Back around 2001, I wrote a piece reflecting on the sudden death of my dad and shared it with some family and friends who all said: this is good! (because that's what family and friends are SUPPOSED to say, homies). But then I shared it with some strangers who said the same thing. And then I said, "Well, maybe I should write some more and share some more with more strangers." And I did. I wrote some more and shared some more with strangers (of the non-publisher variety), but lost focus and here we are today.

Not writing: I haven't written a lot over the last 2 or 3 years. I could say this is because I had a kid, and that's why. But a lot of people have kids and still find the time to write books or music or paint or ski or lose 100 pounds or whatever, so it's just kind of an excuse I like to throw around. I use it for why I no longer run/work out, too, by the way. In fact, I find kids are really convenient for excuse-making, as well as fetching things from the kitchen for you. I'm not suggesting that's why I had one, but I'm also not denying it.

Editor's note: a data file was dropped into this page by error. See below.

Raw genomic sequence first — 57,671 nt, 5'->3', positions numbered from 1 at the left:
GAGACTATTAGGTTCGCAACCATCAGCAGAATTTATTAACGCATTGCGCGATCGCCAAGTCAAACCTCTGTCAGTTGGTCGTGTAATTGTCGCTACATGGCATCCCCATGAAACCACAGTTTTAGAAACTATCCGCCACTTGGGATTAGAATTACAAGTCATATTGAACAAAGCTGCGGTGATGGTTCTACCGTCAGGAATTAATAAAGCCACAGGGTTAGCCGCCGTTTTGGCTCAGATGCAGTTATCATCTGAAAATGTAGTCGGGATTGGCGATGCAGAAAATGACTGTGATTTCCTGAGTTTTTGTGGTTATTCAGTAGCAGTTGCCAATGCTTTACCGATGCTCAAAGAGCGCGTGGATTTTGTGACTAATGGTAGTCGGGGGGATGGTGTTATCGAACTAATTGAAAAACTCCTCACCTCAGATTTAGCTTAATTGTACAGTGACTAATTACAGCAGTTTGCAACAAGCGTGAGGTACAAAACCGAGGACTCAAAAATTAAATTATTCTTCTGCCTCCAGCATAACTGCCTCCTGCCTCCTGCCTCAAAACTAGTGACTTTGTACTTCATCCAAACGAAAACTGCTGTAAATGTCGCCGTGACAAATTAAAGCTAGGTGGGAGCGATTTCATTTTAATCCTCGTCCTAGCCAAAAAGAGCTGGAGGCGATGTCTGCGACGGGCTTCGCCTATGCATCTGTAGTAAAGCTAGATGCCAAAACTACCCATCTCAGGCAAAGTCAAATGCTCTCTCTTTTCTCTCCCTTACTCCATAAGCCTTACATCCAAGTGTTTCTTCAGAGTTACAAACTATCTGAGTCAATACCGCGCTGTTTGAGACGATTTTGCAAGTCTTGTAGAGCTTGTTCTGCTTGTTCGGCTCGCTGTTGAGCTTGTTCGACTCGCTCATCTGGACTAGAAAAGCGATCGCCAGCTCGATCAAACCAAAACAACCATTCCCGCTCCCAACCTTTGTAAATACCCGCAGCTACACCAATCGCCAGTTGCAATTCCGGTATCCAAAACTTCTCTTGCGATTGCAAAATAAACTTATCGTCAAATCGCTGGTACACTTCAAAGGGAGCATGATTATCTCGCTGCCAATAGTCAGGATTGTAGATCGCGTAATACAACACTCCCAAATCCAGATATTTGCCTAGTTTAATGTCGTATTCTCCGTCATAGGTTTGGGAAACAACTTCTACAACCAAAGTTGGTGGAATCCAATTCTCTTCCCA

Not writing. That's pretty big, isn't it? You can't really, you know, get published if you don't have anything thing, say for example, written down that's kind of, I don't know, ready to be published. Can you call yourself a writer if the only writing you ever do is in your head?

Lately, I've thought a lot about writing while not writing. Once upon a time I wrote every single day. In fact, in my head I still write every single day; it's just that nothing from there ever makes it to paper or a computer screen. But the act of actual writing, sit-butt-in-chair-and-write writing? Not so much. You'll see me waste time on Facebook and Pinterest a lot. I spend a lot of time with my butt in a chair doing that. You'll see me Googling odd and bizarre things like "hot celebrity men a girl can daydream about." I do a lot of googling about things like that while butt sitting. I think I alone am responsible for the 10,000+ hits on Gerard Butler, Clive Owen, and Jason Isaacs' unofficial fan pages.